Sherman's Food Adventures: Taqueria Playa Tropical

Taqueria Playa Tropical

Week after week of the same-o same-o has me somewhat in a rut. Completely uninspired, I haven't even really been blogging much with several posts in the queue barely written. C'mon, there is only that many adjectives available for Chinese food, Banh Mi and Dim Sum. *Yawn*. It's almost mind-boggling how people boast about Vancouver's gastronomical diversity. What diversity? If it is purely about Asian food, then yes, we have tonnes of that. But after my visit to San Diego, I have settled back into my pattern of late night Asian food, Dim Sum on the weekends and more Asian food for my other meals. It has become so routine that I was on my way for some wonton noodles and congee when suddenly a light went off. No, it wasn't the cops nor was I taking photos whilst driving. Rather, I'd had enough. No more noodles! I quickly took a turn into New West and headed to a Mexican restaurant I had passed by a few months ago.

Just a few steps from my favourite dive, Burger Burger, Taqueria Playa Tropical serves up Mexican food not found at Taco Bell nor Taco Time. For me, that is a good thing. As much as I don't mind making the occasional Old El Paso family meal, I'm not a fan of Americanized (corrected from North American) Mexican food. So what does an authentic Mexican restaurant serve in place of the 99 cent hard taco with mystery meat and various sauces? For starters, their "tacos" are soft and the ingredients are discernible cuts of meat. I decided to try four of them beginning with the Camaron (shrimp, garlic, celery, onion, cilantro and melted cheese). This my friends was a good taco. With a fresh snap, the shrimp popped in my mouth bursting with sweetness. The crunch from the fresh onions and celery added texture as well as some brightness (if that makes sense...). The melted cheese wasn't only a bystander, there was good flavour as well. My only complaint, and that goes for all the tacos, would be the single soft taco. Considering the amount of ingredients they put on top, there really should be 2.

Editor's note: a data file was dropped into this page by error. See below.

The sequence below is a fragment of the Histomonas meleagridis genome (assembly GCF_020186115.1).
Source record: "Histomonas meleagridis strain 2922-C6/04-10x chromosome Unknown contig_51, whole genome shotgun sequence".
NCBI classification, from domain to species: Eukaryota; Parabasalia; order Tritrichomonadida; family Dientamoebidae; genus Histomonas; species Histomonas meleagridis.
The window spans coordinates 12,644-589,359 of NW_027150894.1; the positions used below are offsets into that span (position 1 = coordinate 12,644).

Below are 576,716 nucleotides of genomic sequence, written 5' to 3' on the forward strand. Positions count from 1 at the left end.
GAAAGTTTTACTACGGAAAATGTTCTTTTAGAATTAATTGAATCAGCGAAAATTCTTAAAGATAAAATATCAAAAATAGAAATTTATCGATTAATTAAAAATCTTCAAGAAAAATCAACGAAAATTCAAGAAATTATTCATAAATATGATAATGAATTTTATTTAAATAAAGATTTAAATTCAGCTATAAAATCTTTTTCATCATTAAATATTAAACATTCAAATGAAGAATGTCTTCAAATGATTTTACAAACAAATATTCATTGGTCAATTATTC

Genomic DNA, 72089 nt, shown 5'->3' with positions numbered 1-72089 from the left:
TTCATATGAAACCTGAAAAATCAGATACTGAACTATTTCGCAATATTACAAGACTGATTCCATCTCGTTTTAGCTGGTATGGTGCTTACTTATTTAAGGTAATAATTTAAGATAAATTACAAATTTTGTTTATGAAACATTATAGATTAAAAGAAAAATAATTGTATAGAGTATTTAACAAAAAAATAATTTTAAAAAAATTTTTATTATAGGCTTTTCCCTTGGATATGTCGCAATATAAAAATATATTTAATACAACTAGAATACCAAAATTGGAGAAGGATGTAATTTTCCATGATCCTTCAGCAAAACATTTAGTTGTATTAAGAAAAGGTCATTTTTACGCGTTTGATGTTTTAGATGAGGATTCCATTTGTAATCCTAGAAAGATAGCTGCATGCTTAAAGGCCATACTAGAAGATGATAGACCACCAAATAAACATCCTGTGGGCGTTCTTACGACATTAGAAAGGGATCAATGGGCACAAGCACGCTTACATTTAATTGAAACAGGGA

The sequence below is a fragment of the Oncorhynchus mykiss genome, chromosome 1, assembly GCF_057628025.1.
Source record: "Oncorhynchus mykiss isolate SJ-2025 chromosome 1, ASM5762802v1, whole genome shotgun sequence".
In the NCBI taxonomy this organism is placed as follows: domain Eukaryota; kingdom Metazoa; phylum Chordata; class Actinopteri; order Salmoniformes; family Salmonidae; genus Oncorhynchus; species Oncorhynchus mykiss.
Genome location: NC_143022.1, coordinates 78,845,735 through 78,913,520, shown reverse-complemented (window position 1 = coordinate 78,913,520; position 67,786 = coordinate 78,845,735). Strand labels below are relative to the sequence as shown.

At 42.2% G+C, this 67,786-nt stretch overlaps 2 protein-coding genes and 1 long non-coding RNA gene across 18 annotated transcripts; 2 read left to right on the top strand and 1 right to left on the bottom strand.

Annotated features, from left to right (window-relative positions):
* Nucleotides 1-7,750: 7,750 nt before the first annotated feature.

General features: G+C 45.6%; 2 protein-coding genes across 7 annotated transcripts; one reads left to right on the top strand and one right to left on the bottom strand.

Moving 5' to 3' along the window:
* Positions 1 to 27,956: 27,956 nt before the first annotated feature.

Next was the Carne Asada (grilled steak, onion, cilantro and avocado) which was full of beautifully textured steak. The meat was moist and flavourful, yet could've benefited from some more charring. I did detect some smokiness though. Of course I wouldn't pass up the classic Carnitas (slow cooked pork, avocado, tomato, onion and cilantro). Once again, there was a generous amount of meat, which was not oily or drenched in liquid. This was a fairly neat carnitas taco. Despite the lack of moisture, the meat was moist and tender. I would've liked it to be more aggressively seasoned, yet there was still a nice rich pork flavour. Lastly, I also tried the Al Pastor (marinated pork, onion, cilantro and pineapple) which was probably the most flavourful of the bunch. The meat was predictably more chewy than the rest, but that is normal due to the cooking process. It wasn't dry though. There was a good mixture of spices which was complimented by the sweet pineapple (which was canned, but I didn't mind).